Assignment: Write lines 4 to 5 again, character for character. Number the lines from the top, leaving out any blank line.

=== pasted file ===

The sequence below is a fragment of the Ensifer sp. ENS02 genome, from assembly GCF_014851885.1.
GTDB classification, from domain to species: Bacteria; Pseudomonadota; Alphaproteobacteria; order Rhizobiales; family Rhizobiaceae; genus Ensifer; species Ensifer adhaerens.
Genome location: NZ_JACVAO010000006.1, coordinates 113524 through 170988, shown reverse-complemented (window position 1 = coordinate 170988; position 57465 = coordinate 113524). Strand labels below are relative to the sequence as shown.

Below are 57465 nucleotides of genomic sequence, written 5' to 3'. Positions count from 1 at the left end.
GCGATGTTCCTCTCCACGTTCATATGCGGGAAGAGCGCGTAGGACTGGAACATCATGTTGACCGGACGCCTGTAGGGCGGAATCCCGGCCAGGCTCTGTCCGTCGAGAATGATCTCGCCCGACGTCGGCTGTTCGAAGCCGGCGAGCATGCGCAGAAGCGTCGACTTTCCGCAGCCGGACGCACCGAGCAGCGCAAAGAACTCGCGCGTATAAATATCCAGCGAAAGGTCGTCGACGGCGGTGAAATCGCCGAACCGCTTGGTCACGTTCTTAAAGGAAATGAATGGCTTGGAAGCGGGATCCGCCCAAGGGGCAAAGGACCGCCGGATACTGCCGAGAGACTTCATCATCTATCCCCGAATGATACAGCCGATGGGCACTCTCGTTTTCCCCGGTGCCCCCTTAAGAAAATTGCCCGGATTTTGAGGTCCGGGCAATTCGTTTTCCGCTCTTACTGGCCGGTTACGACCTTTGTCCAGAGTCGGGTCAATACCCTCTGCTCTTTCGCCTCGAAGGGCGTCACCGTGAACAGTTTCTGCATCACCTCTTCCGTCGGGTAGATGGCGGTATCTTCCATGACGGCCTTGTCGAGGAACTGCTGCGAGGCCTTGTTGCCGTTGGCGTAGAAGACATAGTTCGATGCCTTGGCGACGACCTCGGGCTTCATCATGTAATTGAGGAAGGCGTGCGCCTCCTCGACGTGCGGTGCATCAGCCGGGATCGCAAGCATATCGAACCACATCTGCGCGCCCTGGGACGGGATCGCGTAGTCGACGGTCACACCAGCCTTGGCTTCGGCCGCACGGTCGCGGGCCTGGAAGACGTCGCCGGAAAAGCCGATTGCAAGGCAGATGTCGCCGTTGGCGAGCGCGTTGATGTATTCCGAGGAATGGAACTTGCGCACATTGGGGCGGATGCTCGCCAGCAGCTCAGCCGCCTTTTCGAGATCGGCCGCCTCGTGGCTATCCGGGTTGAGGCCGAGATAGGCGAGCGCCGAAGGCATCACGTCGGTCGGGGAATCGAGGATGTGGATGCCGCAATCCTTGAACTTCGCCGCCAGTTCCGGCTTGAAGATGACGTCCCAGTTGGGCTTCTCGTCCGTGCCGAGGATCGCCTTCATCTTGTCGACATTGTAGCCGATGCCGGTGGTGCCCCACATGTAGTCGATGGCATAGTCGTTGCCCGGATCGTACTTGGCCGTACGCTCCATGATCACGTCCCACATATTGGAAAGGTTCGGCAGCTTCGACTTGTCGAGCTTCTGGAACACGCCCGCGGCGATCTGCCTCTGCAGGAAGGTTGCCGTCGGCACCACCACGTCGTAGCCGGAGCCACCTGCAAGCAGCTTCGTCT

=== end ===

Below are 57465 nucleotides of genomic sequence, written 5' to 3'. Positions count from 1 at the left end.
GCGATGTTCCTCTCCACGTTCATATGCGGGAAGAGCGCGTAGGACTGGAACATCATGTTGACCGGACGCCTGTAGGGCGGAATCCCGGCCAGGCTCTGTCCGTCGAGAATGATCTCGCCCGACGTCGGCTGTTCGAAGCCGGCGAGCATGCGCAGAAGCGTCGACTTTCCGCAGCCGGACGCACCGAGCAGCGCAAAGAACTCGCGCGTATAAATATCCAGCGAAAGGTCGTCGACGGCGGTGAAATCGCCGAACCGCTTGGTCACGTTCTTAAAGGAAATGAATGGCTTGGAAGCGGGATCCGCCCAAGGGGCAAAGGACCGCCGGATACTGCCGAGAGACTTCATCATCTATCCCCGAATGATACAGCCGATGGGCACTCTCGTTTTCCCCGGTGCCCCCTTAAGAAAATTGCCCGGATTTTGAGGTCCGGGCAATTCGTTTTCCGCTCTTACTGGCCGGTTACGACCTTTGTCCAGAGTCGGGTCAATACCCTCTGCTCTTTCGCCTCGAAGGGCGTCACCGTGAACAGTTTCTGCATCACCTCTTCCGTCGGGTAGATGGCGGTATCTTCCATGACGGCCTTGTCGAGGAACTGCTGCGAGGCCTTGTTGCCGTTGGCGTAGAAGACATAGTTCGATGCCTTGGCGACGACCTCGGGCTTCATCATGTAATTGAGGAAGGCGTGCGCCTCCTCGACGTGCGGTGCATCAGCCGGGATCGCAAGCATATCGAACCACATCTGCGCGCCCTGGGACGGGATCGCGTAGTCGACGGTCACACCAGCCTTGGCTTCGGCCGCACGGTCGCGGGCCTGGAAGACGTCGCCGGAAAAGCCGATTGCAAGGCAGATGTCGCCGTTGGCGAGCGCGTTGATGTATTCCGAGGAATGGAACTTGCGCACATTGGGGCGGATGCTCGCCAGCAGCTCAGCCGCCTTTTCGAGATCGGCCGCCTCGTGGCTATCCGGGTTGAGGCCGAGATAGGCGAGCGCCGAAGGCATCACGTCGGTCGGGGAATCGAGGATGTGGATGCCGCAATCCTTGAACTTCGCCGCCAGTTCCGGCTTGAAGATGACGTCCCAGTTGGGCTTCTCGTCCGTGCCGAGGATCGCCTTCATCTTGTCGACATTGTAGCCGATGCCGGTGGTGCCCCACATGTAGTCGATGGCATAGTCGTTGCCCGGATCGTACTTGGCCGTACGCTCCATGATCACGTCCCACATATTGGAAAGGTTCGGCAGCTTCGACTTGTCGAGCTTCTGGAACACGCCCGCGGCGATCTGCCTCTGCAGGAAGGTTGCCGTCGGCACCACCACGTCGTAGCCGGAGCCACCTGCAAGCAGCTTCGTCT